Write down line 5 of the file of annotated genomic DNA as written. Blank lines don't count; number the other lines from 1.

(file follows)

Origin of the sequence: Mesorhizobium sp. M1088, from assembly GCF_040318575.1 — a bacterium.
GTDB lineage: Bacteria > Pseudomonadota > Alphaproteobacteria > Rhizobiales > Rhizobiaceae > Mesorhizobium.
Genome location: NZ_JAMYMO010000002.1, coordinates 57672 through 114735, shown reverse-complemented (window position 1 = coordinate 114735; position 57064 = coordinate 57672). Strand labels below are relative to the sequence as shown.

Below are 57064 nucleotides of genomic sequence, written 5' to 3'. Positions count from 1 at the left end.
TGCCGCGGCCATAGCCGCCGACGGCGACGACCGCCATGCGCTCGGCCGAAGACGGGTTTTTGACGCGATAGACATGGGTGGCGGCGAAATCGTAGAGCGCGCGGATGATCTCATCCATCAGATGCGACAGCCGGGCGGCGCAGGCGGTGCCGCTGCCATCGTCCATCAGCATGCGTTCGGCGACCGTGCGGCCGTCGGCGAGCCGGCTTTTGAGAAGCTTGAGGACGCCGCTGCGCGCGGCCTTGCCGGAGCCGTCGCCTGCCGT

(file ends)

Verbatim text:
TGCCGCGGCCATAGCCGCCGACGGCGACGACCGCCATGCGCTCGGCCGAAGACGGGTTTTTGACGCGATAGACATGGGTGGCGGCGAAATCGTAGAGCGCGCGGATGATCTCATCCATCAGATGCGACAGCCGGGCGGCGCAGGCGGTGCCGCTGCCATCGTCCATCAGCATGCGTTCGGCGACCGTGCGGCCGTCGGCGAGCCGGCTTTTGAGAAGCTTGAGGACGCCGCTGCGCGCGGCCTTGCCGGAGCCGTCGCCTGCCGT